There's no question there's a crisis. In 2011, some 4,000 unaccompanied children were caught after crossing into the United States. In 2012, the number rose to more than 13,000 children. Last year, that number hit 38,759; and already this year, the toll exceeds 52,000, with most minors coming from Guatemala, Honduras and El Salvador.
Not all of the kids make it. Interim Hidalgo County Sheriff Eddie Guerra ticked off the sad numbers. In 2012, his department saw 19 immigrant deaths. In 2013, it found 25 bodies. "This year, we have already responded to 14 immigrant deaths," he told the panel. "The hardest to take are the deaths of children."
On July 1, angry protesters dissuaded federal officials from busing 140 detainees into Murrieta, California. No doubt supporters of "comprehensive immigration reform" want these angry individuals to be seen as the face of their opposition.
But the situation is so ugly that many conservative Republicans sound like bleeding hearts. "It's a humanitarian crisis with respect to the way our facilities are overtaxed. Last week, we had 2,000 children in a detention center built for 400 adults," Rep. Blake Farenthold, R-Texas, told me Thursday over the phone as he headed home to Corpus Christi after the hearing. Children were sleeping on floors, he said. "This is the United States. We ought to be able to do better than that."
Perry, as you may recall, got to the left of Mitt Romney during his brief run in the 2012 presidential primary. During a Florida debate, Romney criticized Perry for signing a 2001 bill that allowed undocumented students to pay reduced in-state tuition at state colleges and universities. In a primary election famous for chasing Republicans deeper to the right, Perry did not back down. "If you say that we should not educate children who have come into our state for no other reason than they've been brought there by no fault of their own," he told Romney, "I don't think you have a heart."
Perry showed oodles of sympathy for the detainees. They're victims, he said, who have been used by "vile individuals." Some Republicans want to blame the surge of border crossings on President Barack Obama's Deferred Action for Childhood Arrivals program, but Perry made a point of blaming criminal cartels and human traffickers who cynically have convinced otherwise-law-abiding families that this is the ideal time to risk their children's lives by smuggling them across the border.
If you have any doubt about what a great country this is, consider the risks that others hazard just for the chance to come here illegally.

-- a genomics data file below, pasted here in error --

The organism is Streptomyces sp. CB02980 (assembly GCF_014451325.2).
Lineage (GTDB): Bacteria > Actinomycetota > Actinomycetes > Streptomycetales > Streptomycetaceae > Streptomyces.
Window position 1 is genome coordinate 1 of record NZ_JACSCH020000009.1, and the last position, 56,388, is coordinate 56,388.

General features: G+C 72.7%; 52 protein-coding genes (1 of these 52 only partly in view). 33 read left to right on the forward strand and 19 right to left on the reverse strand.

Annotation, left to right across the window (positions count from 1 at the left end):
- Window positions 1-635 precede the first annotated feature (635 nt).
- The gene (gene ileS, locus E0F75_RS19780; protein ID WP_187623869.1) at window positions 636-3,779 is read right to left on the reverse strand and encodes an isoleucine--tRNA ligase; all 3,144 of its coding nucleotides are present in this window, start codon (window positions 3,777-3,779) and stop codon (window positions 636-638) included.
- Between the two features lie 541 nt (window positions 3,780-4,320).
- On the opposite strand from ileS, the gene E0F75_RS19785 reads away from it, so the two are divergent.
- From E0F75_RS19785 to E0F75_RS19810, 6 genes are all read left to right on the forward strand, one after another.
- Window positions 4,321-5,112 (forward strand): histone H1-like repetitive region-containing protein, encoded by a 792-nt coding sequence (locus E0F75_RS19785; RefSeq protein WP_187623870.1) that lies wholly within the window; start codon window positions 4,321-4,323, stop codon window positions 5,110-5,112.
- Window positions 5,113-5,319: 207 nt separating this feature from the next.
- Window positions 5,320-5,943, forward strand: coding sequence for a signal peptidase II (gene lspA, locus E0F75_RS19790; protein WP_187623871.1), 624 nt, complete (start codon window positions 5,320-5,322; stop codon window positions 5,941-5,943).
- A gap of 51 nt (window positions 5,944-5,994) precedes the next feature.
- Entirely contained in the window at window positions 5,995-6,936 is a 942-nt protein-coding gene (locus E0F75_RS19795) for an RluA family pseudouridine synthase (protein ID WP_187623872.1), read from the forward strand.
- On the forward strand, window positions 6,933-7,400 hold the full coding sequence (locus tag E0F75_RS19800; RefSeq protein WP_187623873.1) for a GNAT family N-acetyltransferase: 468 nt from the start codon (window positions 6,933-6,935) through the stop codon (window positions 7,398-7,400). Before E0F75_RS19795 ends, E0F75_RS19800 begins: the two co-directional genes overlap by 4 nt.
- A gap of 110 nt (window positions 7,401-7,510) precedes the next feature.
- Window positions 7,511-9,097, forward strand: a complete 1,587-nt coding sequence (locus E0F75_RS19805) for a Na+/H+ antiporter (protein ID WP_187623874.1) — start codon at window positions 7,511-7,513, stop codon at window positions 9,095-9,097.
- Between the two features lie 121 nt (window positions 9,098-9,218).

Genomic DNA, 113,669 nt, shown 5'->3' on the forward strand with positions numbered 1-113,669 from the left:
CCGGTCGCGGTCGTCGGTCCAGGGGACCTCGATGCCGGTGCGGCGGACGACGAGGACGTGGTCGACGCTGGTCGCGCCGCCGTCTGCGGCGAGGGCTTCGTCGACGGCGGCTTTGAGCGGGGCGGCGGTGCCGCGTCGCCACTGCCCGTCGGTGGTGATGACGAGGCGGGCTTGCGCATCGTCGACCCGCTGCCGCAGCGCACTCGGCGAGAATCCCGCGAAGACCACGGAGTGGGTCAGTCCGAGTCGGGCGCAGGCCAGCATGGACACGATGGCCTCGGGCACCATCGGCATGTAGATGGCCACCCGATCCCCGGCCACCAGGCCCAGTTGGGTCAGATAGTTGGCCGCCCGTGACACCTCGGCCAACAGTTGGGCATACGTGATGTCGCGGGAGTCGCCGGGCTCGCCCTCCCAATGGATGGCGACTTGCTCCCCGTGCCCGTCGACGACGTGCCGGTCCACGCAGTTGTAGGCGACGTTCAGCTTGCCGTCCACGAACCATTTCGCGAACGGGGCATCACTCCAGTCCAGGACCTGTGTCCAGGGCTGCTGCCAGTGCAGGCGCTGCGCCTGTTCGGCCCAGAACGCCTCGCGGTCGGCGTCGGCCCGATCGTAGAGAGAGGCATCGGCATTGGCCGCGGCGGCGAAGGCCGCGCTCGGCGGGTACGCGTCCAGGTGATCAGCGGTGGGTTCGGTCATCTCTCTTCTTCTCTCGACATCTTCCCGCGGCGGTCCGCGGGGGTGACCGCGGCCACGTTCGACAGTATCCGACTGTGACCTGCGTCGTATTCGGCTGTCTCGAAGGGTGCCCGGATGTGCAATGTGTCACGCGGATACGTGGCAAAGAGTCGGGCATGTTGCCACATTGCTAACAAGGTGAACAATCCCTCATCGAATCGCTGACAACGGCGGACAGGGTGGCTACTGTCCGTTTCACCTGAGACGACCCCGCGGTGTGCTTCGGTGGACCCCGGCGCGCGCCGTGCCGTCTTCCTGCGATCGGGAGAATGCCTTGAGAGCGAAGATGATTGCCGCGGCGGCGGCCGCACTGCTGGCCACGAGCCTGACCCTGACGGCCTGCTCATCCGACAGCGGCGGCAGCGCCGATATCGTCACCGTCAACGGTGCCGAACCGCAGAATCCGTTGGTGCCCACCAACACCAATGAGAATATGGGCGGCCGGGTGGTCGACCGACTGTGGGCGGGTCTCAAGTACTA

Perry also showed steel. The more Central Americans who believe that "you get here, you can stay here," he warned, the more people will come. "It will be a deluge," Perry predicted. "After El Salvador and Honduras," he added, there will be new surges from other countries.
For his part, Swalwell used the hearing to mock the notion that the surge has anything to do with Deferred Action for Childhood Arrivals, which halted deportations for some undocumented immigrants who came to the United States as children. If that were the catalyst, he argued, the boom would have been bigger in 2012, when Obama announced the idea. Rampant crime has driven this wave of immigrants to the border, he said.
Good point. But I counter that Central Americans are smart enough to know that if they can pay to smuggle their children beyond the border, they've bought years for them in the United States. He doesn't disagree. Everyone knows, he said, that a child apprehended at the border will become "a low-priority removal."
During the hearing, Perry asked Swalwell point-blank whether he thinks unaccompanied minors should be sent back home. "Yes," Swalwell answered, "on a case-by-case basis."
I ask: Just what does that mean?
I think it means: Not really. Swalwell explained that if it is possible to send unaccompanied minors home without putting them in danger -- and in a way that works for their home country -- then he is on board. The United States can't just bus children south of the border. Quoth Swalwell: "Nobody has presented me with a good way to return a Guatemalan teenager to Guatemala."
Actually, the Obama White House is pushing to change the Trafficking Victims Protection Reauthorization Act, signed by President George W. Bush, to ease deportations hampered by the 2008 law.
Could Swalwell support this change? "I'm open to that," he answered cautiously.
The administration also wants $2 billion to speed up deportations of the unaccompanied minors Swalwell thinks are so hard to send home. Farenthold was enthusiastic. "The president basically said, 'Send them back,'" the Republican congressman told me. "I'm with him on that."